Heart sound auscultation, past, present and future | 33959
Pediatrics & Therapeutics

Pediatrics & Therapeutics
Open Access

ISSN: 2161-0665

+44 1478 350008

Heart sound auscultation, past, present and future

2nd Global Congress and Expo on Pediatric Cardiology & Healthcare

September 22-24, 2016 Las Vegas, USA

Amir A Sepehri

CAPIS, Belgium

Keynote: Pediat Therapeut

Abstract :

Heart sound auscultation has been used as a screening technique for investigating cardiac condition over thousand years. There are evidences showing that this technique was used during ancient Persian and Egyptian civilization to verify heart condition but, the biggest breakthrough came on 1816 when the French physician, Ren�?© Laennec, invented the first stethoscope by curving a wooden cylinder. After the invention of stethoscope, many diagnostic features of this technique were understood by the physicians and later, the phonocardiography became an important tool for cardiac diagnosis in the 1950s. This tool provides a plot of heart sound recording on a rolling paper. However, after the creation of cardiac ultrasound imaging in Lund, Sweden, phonocardiography became less appreciated by the cardiologists due to the informative graphical representation, provided by echocardiography, which is still recommended by the pertinent associations as the tool with central role in diagnosis. In Doppler echocardiography, disease diagnosis is based on the direct and indirect measurement and calculation of the operator. This attributes a subjectivity to the approach, even though it has been objectively accepted by the cardiology community, which is considered as a drawback of the approach that limits its application to the expert clinicians, and access to such expert clinicians is not easy especially in the rural places. Heart sound auscultation is therefore, employed in all the medical settings as the first screening approach, which is by far a less expensive method. Due to the progresses in signal processing and artificial intelligence, many studies aimed to associate intelligence with the heart sound auscultation technique in order to improve screening accuracy in cardiac auscultation specially, in children, where the accuracy is substantially impaired by innocent murmurs. A study in Johns Hopkins University, USA, showed that the screening accuracy in pediatrics cases is as low as 40% in family doctors, which can be rather improved by using computer-assisted auscultation. Our previous study revealed that development of an automated tool for screening congenital heart disease in children is achievable by using our unique processing method, named Arash-Band that has been internationally patented. Such a processing method was incorporated into appropriate graphical user interface and installed on a portable processing unit, to be employed by the practitioners or nurses in primary healthcare centers for an improved screening. This automated system, which we called digital phonocardiograph, was tested by a trained layman operator over a large number of voluntaries from nursery and elementary schools and, also from a referral hospital, and the results showed a great compliance of more than 90% with the echocardiography. Our proposed digital phonocardiograph is now available on the market.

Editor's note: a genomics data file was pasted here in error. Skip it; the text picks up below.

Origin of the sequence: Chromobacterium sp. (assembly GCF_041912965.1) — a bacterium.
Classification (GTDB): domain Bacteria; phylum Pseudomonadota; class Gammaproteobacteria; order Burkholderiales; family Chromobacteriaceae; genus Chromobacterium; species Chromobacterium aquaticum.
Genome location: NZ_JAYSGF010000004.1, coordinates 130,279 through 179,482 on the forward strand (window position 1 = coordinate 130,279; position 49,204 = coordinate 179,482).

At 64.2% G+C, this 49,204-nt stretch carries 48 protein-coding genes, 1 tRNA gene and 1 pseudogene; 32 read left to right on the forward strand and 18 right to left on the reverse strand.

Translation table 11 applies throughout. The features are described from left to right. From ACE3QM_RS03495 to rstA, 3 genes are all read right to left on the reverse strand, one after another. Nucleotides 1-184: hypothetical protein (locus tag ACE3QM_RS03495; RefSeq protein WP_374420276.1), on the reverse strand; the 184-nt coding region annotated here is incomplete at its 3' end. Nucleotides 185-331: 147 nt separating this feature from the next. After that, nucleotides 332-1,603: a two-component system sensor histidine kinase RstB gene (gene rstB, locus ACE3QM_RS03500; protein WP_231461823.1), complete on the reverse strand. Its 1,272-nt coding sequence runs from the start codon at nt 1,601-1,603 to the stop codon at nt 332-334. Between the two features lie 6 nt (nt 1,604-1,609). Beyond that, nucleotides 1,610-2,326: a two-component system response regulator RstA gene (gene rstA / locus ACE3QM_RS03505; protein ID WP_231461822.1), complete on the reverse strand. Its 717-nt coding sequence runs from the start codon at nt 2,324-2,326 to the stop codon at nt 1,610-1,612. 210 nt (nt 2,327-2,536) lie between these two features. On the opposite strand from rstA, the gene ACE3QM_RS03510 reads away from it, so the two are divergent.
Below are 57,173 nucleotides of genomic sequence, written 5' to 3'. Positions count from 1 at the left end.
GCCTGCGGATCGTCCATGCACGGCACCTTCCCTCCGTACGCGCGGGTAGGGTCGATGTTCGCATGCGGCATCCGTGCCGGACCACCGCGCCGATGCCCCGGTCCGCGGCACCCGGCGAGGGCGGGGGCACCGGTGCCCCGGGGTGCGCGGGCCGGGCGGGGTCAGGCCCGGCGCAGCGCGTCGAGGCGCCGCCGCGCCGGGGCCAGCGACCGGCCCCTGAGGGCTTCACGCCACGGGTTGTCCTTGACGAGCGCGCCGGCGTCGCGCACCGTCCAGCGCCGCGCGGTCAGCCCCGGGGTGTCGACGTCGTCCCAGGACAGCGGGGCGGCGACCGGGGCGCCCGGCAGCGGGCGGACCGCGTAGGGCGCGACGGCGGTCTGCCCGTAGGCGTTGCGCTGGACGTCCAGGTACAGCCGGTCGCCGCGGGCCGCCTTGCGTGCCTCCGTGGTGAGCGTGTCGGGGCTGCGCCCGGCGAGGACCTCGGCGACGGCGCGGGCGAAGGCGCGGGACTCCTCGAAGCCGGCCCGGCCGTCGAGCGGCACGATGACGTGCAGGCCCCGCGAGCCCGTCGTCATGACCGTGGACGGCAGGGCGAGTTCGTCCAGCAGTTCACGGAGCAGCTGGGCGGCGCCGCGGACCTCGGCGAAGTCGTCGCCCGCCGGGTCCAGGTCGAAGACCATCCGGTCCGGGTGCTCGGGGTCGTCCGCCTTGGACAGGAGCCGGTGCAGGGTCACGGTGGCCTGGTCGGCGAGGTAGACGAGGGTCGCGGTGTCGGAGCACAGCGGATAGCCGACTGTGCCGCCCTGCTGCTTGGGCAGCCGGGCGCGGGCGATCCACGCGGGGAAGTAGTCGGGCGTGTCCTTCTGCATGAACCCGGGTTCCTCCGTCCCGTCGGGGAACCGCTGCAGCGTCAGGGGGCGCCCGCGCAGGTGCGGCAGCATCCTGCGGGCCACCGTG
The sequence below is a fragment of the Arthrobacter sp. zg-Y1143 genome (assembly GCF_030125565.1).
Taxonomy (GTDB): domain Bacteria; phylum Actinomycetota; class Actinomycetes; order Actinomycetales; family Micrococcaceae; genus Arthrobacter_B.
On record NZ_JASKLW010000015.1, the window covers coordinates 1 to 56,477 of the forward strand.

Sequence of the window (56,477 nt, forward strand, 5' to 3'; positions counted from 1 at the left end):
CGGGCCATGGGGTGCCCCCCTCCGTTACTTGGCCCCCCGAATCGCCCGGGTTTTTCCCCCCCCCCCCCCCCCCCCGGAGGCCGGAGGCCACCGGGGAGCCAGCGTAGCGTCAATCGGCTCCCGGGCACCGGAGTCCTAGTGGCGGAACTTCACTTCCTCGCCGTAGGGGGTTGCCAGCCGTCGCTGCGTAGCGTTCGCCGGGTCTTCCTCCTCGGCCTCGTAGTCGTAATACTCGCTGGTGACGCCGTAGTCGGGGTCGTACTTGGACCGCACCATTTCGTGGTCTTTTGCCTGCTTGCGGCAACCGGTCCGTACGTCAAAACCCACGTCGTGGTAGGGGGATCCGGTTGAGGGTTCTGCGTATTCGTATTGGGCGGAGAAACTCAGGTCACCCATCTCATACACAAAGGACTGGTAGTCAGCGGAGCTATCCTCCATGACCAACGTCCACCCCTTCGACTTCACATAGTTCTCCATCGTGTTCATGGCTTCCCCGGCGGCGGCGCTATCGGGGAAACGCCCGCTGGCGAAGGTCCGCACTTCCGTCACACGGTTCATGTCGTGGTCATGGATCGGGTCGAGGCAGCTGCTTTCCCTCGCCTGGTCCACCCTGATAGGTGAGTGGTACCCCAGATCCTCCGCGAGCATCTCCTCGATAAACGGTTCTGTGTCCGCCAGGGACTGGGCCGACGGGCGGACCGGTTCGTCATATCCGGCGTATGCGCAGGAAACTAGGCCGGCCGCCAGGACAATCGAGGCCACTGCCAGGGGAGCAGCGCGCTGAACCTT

Biography :

Amir A Sepehri has received his PhD from Faculte Polytechnique de Mons, Mons University, Belgium in Digital Audio Signal Processing. He has worked on a special research program ‘Computerized Screening of Congenital Heart Disease’. The program was aimed toward obtaining a special diploma ‘l’Agregation de l'Enseignement Superieur in the same university. The result of his research work is formulated as Arash-Band and it is internationally patented. He has several publications on the CHD screening and detection. He is currently the Director of CAPIS Biomedical R&D Department.